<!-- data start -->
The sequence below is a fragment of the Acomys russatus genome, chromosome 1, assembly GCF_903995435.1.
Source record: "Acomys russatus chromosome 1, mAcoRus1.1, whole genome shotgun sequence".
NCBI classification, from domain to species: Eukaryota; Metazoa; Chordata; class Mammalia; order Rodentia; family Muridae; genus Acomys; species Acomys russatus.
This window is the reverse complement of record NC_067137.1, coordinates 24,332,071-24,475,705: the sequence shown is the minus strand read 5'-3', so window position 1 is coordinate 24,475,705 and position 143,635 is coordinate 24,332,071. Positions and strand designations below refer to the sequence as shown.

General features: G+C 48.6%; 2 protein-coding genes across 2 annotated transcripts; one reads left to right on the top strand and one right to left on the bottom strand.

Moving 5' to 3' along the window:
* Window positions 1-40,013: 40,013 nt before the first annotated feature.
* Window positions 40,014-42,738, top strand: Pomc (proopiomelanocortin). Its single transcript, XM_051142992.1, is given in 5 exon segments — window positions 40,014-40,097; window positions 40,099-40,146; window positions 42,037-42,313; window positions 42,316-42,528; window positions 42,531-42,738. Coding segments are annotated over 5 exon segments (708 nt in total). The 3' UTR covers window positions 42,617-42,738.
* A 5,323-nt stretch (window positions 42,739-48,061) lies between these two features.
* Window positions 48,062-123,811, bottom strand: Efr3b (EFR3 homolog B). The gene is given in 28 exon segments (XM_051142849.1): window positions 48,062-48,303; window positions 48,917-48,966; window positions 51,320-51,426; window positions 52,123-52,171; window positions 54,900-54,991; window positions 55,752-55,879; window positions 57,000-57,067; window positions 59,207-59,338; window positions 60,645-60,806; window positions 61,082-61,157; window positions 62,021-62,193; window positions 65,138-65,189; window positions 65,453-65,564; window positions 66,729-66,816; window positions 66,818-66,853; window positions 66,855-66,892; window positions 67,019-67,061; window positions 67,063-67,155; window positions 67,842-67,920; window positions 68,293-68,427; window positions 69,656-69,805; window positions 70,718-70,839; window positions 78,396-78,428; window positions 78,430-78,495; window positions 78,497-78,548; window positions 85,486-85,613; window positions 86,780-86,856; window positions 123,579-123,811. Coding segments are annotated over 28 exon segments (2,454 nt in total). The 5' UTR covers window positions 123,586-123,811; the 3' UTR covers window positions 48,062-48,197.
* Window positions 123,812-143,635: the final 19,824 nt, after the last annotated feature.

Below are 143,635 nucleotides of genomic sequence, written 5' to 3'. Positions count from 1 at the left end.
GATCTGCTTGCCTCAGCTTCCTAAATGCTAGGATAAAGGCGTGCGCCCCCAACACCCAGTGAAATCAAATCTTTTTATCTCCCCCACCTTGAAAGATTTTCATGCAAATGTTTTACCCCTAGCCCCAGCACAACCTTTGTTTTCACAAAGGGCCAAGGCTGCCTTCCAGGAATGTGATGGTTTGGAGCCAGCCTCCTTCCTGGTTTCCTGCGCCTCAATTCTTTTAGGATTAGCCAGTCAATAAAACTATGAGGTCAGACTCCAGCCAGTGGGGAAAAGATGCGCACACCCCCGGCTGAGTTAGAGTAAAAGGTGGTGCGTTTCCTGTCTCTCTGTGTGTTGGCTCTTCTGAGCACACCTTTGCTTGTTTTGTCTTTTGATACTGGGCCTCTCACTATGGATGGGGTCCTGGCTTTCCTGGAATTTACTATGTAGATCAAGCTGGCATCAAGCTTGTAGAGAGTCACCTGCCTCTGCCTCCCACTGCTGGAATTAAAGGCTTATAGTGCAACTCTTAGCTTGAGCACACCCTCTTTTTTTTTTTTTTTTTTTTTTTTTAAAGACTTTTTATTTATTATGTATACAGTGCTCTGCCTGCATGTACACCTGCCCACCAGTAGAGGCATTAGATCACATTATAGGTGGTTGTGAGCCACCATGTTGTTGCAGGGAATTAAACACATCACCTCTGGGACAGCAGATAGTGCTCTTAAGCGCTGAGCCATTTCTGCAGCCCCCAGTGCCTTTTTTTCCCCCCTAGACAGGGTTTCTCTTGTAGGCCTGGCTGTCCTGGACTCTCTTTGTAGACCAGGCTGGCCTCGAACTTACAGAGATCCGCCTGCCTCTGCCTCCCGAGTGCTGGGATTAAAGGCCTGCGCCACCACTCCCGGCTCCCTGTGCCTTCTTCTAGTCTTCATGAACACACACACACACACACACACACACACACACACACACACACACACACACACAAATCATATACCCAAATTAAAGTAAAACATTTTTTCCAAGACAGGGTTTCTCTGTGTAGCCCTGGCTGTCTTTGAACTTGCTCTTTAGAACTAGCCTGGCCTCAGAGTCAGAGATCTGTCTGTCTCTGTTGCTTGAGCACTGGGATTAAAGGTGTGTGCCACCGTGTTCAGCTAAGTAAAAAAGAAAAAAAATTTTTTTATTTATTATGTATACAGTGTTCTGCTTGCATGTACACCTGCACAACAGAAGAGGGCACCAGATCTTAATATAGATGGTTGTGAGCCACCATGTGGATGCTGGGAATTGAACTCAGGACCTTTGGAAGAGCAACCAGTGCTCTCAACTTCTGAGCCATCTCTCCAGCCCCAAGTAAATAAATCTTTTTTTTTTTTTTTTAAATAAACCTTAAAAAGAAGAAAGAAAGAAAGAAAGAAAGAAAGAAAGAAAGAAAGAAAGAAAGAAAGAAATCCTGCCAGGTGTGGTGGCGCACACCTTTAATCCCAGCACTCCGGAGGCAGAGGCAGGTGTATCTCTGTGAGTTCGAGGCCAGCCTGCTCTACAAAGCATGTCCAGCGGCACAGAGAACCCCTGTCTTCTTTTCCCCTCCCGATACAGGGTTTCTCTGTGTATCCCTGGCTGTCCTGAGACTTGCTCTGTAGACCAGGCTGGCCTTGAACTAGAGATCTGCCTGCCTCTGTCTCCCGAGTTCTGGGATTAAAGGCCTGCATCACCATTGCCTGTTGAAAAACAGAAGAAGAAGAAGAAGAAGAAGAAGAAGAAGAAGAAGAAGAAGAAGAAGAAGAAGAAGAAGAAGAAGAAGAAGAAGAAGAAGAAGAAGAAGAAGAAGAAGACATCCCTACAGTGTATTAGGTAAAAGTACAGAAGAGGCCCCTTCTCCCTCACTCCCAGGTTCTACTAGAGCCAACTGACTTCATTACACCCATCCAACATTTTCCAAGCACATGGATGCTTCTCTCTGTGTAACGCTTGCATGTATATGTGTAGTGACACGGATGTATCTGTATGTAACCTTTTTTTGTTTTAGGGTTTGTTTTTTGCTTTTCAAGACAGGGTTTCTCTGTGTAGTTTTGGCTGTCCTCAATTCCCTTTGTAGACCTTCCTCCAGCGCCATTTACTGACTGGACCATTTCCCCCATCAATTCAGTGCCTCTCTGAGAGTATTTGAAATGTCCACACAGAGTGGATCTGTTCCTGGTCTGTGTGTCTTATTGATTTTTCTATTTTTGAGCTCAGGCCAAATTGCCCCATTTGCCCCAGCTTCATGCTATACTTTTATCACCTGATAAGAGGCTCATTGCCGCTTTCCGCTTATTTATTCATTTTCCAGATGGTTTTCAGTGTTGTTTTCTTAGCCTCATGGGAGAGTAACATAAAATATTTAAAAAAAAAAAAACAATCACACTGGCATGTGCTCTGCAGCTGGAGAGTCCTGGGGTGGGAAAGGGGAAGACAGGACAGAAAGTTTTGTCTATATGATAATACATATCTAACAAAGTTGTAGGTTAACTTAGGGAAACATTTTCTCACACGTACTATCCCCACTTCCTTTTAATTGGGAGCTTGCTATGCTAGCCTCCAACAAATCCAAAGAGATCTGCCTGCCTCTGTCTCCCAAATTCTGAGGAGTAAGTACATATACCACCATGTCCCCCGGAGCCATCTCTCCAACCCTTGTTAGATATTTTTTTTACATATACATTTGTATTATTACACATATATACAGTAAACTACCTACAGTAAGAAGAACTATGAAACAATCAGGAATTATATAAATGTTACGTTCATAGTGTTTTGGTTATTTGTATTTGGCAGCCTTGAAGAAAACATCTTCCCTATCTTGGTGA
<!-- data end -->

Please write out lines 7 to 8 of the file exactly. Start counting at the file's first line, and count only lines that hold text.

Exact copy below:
* Window positions 1-40,013: 40,013 nt before the first annotated feature.
* Window positions 40,014-42,738, top strand: Pomc (proopiomelanocortin). Its single transcript, XM_051142992.1, is given in 5 exon segments — window positions 40,014-40,097; window positions 40,099-40,146; window positions 42,037-42,313; window positions 42,316-42,528; window positions 42,531-42,738. Coding segments are annotated over 5 exon segments (708 nt in total). The 3' UTR covers window positions 42,617-42,738.